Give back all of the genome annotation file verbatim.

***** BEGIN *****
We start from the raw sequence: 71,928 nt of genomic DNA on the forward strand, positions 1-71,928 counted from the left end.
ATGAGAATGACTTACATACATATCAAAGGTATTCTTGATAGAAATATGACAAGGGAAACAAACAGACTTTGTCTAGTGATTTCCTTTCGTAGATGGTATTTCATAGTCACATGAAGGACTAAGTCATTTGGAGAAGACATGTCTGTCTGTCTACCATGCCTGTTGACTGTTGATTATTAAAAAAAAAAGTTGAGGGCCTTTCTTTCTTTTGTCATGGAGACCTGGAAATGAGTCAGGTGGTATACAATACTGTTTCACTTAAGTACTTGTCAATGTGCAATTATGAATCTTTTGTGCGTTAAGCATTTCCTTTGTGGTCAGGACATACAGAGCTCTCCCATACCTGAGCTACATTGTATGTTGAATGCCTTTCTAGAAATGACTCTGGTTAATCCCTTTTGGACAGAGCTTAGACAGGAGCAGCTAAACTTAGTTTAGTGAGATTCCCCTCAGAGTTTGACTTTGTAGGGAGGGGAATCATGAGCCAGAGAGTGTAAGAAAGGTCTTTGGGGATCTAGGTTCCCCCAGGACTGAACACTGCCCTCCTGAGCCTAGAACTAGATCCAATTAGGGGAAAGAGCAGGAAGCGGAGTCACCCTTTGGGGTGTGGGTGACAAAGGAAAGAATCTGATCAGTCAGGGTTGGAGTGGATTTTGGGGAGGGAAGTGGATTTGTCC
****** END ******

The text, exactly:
We start from the raw sequence: 71,928 nt of genomic DNA on the forward strand, positions 1-71,928 counted from the left end.
ATGAGAATGACTTACATACATATCAAAGGTATTCTTGATAGAAATATGACAAGGGAAACAAACAGACTTTGTCTAGTGATTTCCTTTCGTAGATGGTATTTCATAGTCACATGAAGGACTAAGTCATTTGGAGAAGACATGTCTGTCTGTCTACCATGCCTGTTGACTGTTGATTATTAAAAAAAAAAGTTGAGGGCCTTTCTTTCTTTTGTCATGGAGACCTGGAAATGAGTCAGGTGGTATACAATACTGTTTCACTTAAGTACTTGTCAATGTGCAATTATGAATCTTTTGTGCGTTAAGCATTTCCTTTGTGGTCAGGACATACAGAGCTCTCCCATACCTGAGCTACATTGTATGTTGAATGCCTTTCTAGAAATGACTCTGGTTAATCCCTTTTGGACAGAGCTTAGACAGGAGCAGCTAAACTTAGTTTAGTGAGATTCCCCTCAGAGTTTGACTTTGTAGGGAGGGGAATCATGAGCCAGAGAGTGTAAGAAAGGTCTTTGGGGATCTAGGTTCCCCCAGGACTGAACACTGCCCTCCTGAGCCTAGAACTAGATCCAATTAGGGGAAAGAGCAGGAAGCGGAGTCACCCTTTGGGGTGTGGGTGACAAAGGAAAGAATCTGATCAGTCAGGGTTGGAGTGGATTTTGGGGAGGGAAGTGGATTTGTCC